5 – Will this person help you grow and realize your dreams – or hinder them?
Consider asking your date:
– What are you most grateful for in life?
– What is your greatest accomplishment or what are you most proud of? Why?
– What is the most important thing you feel a partner never understood about you?
When you have finished, assess how you feel about them.
– Will they help you meet the day-to-day needs of life?
– Do you respect and trust them?
– Will you feel safe and secure with them if they were your partner?
– Do you like them as a person?
– Do you have fun together? Do they make you laugh? Can you be silly together?
– Will you be able to grow with them? Will they support your own growth? Will you support theirs?
– How do they treat others? Do they put you first?
Conclude by telling your date what you admire about them from what you know already so they don’t feel like they’ve just been through the inquisition.
So you think you’ve met ‘the one’.  How do you know? Or you’re considering getting married or just got engaged but want to be certain.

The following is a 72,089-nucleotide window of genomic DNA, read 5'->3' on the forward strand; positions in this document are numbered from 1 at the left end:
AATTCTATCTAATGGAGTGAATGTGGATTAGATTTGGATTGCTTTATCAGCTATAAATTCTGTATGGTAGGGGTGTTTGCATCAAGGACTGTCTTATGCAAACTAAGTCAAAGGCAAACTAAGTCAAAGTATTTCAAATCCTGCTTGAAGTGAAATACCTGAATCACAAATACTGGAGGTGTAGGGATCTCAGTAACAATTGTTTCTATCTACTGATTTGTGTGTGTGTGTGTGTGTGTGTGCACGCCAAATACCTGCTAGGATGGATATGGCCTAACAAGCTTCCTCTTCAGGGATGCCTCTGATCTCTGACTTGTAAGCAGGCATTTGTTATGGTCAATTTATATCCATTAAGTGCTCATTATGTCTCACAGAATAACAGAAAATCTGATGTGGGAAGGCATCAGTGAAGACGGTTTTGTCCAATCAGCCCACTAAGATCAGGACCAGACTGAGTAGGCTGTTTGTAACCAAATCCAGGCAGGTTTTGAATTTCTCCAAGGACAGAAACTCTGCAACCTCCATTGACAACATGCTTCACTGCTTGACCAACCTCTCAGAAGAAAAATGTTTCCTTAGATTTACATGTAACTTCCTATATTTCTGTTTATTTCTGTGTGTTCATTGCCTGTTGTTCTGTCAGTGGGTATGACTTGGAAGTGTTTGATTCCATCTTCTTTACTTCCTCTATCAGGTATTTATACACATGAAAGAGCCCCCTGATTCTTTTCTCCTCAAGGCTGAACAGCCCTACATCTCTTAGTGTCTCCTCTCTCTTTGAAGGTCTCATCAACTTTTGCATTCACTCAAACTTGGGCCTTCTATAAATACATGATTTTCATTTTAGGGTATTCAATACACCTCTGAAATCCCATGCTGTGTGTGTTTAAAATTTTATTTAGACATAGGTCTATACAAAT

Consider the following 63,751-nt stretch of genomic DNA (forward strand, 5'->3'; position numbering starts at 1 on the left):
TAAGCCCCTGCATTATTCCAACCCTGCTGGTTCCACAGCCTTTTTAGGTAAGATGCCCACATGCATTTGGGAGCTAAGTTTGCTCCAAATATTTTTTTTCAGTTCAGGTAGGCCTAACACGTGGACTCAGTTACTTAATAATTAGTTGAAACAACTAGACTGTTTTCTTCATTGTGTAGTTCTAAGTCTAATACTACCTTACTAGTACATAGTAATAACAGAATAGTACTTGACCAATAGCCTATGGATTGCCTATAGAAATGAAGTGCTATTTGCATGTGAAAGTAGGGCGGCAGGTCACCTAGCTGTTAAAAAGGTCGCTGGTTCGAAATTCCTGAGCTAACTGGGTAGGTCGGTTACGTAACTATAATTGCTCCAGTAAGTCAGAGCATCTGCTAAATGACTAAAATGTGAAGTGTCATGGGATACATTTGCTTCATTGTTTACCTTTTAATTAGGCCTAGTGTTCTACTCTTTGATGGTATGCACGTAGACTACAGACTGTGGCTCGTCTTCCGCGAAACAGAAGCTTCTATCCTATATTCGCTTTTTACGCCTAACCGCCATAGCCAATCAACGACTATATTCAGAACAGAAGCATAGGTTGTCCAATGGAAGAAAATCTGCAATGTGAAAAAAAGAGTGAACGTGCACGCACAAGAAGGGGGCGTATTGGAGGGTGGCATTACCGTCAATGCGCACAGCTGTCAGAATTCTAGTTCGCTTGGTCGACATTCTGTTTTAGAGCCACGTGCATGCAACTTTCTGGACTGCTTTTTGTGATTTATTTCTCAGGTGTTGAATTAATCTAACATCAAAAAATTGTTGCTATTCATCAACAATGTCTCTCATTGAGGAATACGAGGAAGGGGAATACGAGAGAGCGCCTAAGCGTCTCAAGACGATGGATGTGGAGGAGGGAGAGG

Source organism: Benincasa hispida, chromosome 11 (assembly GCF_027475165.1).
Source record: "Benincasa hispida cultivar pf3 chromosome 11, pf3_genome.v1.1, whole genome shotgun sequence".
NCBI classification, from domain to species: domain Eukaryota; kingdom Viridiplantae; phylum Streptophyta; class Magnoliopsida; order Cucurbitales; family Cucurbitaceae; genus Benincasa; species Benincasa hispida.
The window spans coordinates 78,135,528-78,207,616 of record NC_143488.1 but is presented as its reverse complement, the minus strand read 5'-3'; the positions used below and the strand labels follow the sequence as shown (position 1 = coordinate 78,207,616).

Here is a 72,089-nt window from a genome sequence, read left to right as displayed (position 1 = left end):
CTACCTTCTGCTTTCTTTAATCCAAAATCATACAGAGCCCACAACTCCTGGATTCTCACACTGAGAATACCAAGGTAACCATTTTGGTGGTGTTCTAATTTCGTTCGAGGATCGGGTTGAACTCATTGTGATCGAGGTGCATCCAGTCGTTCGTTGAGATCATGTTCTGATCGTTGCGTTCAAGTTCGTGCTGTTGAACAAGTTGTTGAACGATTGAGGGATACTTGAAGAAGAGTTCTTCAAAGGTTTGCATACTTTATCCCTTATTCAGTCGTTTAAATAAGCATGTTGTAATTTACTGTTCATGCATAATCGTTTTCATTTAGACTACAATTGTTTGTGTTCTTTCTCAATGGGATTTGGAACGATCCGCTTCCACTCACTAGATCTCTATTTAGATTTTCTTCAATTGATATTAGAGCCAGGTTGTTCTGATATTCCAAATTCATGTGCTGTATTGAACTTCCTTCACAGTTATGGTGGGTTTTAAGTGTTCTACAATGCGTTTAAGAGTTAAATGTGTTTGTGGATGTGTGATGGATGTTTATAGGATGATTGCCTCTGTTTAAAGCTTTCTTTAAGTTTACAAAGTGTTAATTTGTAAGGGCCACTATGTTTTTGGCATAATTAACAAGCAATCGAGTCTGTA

Try this quick quiz to make sure. Grab a pen and answer each question ‘yes’ or ‘no’. (If you think the best answer is ‘maybe’, put that down as ‘no’.)
1 – Why do you want to get married?
This is a question you need to ask yourself, rather than your partner. Do you want to get married because:
–  you don’t like being alone?
–  your friends are getting married and you don’t want to be left behind?
–  you feel that you need someone to complete you and your life?
–  you want children?
Did you answer ‘yes’ to any of these?
Unfortunately these are not good enough reasons on their own to get married – if you want to marry for true love.
2 – What do you love most about your partner? What do you dislike?